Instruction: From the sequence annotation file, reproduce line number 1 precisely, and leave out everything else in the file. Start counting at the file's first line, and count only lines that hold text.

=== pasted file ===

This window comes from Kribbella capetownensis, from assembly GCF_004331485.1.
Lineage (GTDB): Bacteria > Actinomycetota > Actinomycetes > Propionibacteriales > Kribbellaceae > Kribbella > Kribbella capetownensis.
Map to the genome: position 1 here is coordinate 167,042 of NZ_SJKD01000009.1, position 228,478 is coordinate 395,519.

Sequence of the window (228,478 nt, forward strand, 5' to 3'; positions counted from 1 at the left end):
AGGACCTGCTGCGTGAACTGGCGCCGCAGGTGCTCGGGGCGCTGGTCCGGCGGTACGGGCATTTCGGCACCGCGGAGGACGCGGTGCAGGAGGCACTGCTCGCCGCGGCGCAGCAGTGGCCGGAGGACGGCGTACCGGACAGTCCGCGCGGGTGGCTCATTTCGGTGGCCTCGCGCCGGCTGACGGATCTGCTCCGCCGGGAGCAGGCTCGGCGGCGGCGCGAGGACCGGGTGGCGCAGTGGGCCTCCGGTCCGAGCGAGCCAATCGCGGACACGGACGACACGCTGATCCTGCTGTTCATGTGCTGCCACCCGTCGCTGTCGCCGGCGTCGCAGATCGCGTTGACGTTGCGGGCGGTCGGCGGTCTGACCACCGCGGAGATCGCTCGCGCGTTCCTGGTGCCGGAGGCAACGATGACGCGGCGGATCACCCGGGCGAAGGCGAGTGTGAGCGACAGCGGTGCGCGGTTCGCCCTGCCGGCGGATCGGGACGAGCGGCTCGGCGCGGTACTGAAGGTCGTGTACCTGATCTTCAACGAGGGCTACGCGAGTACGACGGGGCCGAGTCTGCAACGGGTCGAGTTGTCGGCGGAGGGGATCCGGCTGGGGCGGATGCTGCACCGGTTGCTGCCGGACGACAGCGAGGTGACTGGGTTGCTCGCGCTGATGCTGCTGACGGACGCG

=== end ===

This window comes from Kribbella capetownensis, from assembly GCF_004331485.1.